The typical British adult residing in a UK city has a monthly disposable income of £782 after expenditures. This reflects a decrease of £84 per month compared to the £866 monthly average in 2022.
London has the highest living expenses, averaging £2,196 per month. In 2023, the average disposable income for London residents has decreased by a significant 44% compared to 2022.
However, Hull emerges as the most budget-friendly city, anticipating spending £858.84 on rent and essential items.
The affordability of buying versus renting is not just about monthly mortgage repayments or rent. It's also impacted by upfront costs such as deposits, stamp duty, and legal fees.
Deposit: A larger deposit typically means lower monthly payments, but it requires substantial savings that would-be buyers struggle to obtain due to increasing costs.
Looking at an average property price in the UK of £289,824, a 10% deposit would mean saving up £28,982.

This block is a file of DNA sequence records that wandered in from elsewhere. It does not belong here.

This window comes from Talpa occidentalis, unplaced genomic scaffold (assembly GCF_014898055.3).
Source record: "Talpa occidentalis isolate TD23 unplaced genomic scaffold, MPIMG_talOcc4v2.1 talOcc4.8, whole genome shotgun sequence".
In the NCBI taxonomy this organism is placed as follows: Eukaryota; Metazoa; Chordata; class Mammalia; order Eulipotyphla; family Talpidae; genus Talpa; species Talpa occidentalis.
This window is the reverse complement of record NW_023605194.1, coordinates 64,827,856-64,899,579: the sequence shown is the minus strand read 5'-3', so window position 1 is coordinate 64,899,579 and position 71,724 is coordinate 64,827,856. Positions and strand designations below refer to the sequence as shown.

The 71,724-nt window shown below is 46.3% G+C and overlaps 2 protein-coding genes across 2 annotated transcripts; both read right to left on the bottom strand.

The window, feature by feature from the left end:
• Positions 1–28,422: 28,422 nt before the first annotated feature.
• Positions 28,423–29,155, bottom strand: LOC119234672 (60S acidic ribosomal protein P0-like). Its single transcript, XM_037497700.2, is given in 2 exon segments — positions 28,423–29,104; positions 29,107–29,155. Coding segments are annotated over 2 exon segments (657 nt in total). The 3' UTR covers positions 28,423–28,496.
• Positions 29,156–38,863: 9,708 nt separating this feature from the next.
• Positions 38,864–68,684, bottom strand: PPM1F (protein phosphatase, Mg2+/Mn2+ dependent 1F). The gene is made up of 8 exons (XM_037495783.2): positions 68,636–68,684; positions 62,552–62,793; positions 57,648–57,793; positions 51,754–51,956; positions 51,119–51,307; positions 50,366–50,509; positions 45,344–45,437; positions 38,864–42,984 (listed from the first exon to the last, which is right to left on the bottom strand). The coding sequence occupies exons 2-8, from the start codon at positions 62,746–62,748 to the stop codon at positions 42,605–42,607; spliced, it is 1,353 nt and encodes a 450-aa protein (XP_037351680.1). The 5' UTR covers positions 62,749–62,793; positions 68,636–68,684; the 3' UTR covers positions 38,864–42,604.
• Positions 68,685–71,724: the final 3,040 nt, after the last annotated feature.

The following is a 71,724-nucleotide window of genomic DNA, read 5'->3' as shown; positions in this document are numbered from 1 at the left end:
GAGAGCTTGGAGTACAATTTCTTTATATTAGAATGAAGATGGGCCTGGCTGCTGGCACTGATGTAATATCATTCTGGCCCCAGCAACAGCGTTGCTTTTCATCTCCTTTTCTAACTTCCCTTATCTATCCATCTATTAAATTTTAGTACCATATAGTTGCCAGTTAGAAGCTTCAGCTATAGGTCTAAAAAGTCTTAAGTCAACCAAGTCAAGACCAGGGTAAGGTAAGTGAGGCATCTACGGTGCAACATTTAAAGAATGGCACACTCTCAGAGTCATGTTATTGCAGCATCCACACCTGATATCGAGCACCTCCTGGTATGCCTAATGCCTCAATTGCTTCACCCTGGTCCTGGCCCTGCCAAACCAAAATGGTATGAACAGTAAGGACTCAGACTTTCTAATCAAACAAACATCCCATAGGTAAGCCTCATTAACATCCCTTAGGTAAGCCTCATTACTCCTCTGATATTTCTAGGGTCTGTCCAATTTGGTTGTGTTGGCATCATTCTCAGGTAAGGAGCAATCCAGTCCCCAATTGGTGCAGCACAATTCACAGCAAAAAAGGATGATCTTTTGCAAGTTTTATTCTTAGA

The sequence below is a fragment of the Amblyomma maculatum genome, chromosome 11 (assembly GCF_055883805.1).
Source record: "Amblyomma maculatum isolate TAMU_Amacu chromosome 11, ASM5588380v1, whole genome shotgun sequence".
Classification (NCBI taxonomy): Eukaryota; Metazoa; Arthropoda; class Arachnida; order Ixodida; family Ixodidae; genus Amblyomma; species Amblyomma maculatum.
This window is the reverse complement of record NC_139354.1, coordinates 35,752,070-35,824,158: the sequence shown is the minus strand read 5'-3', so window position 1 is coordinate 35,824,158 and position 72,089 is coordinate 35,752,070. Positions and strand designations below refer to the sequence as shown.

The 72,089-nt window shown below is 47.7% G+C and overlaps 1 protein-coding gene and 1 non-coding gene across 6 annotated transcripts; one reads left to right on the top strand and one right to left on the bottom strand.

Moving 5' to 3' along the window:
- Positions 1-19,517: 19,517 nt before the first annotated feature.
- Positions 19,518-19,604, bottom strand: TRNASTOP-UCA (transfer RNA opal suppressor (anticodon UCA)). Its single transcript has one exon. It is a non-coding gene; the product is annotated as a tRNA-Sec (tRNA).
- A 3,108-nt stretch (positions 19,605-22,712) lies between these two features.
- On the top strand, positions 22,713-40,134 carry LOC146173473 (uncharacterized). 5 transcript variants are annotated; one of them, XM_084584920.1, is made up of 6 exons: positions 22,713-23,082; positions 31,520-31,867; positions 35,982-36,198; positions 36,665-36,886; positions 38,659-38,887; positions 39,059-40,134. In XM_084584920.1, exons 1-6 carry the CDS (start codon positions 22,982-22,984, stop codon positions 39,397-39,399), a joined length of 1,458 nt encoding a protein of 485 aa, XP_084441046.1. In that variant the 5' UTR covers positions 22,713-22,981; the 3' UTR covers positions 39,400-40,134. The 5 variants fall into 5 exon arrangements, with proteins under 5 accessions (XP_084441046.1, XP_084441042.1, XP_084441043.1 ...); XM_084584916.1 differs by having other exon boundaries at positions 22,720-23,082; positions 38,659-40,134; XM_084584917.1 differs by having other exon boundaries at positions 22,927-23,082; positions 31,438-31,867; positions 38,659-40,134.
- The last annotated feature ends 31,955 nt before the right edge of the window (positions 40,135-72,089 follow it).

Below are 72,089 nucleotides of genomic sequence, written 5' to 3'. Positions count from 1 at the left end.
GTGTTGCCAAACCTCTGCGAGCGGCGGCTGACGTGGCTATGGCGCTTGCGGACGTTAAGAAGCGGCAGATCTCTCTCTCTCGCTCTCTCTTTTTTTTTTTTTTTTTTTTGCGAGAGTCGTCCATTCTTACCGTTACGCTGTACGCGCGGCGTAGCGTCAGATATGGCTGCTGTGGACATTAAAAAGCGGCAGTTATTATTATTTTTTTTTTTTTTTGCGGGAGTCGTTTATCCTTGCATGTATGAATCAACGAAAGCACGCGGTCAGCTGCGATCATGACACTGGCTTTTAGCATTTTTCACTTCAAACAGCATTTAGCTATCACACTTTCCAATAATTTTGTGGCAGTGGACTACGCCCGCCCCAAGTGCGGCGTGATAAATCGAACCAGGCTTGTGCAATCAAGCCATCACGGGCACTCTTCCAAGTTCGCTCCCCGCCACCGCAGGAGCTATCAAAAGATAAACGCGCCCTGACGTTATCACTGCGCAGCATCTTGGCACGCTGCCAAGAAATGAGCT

And amid the cost-of-living crisis, the average time to save for a home deposit in England has reached 10 years, where it would've typically taken 6.8 years in 2012 - signalling the growing unaffordability.
Stamp duty, the tax paid on property purchases in England and Northern Ireland, can also add to your initial outlay.
Conveyancing (the legal process of buying a house) is not cheap. It can include search fees, land registry costs, and solicitor's charges - often adding up to over £1,000.
Deposit: Landlords typically ask for 5/6 weeks rent as a deposit, but as rents continue to rise, this has reached an average of £1,914 (based on the average UK rent of £1,276).
Bills and Utilities: As a tenant, you'd need to pay Council Tax, (rising) gas and electric bills, internet and phone bills, TV licence, and any other bills and utility fees associated with the property.
Tenant Insurance: Renters may need to purchase renter's insurance, adding to their monthly expenses - this costs around £66 a year on average.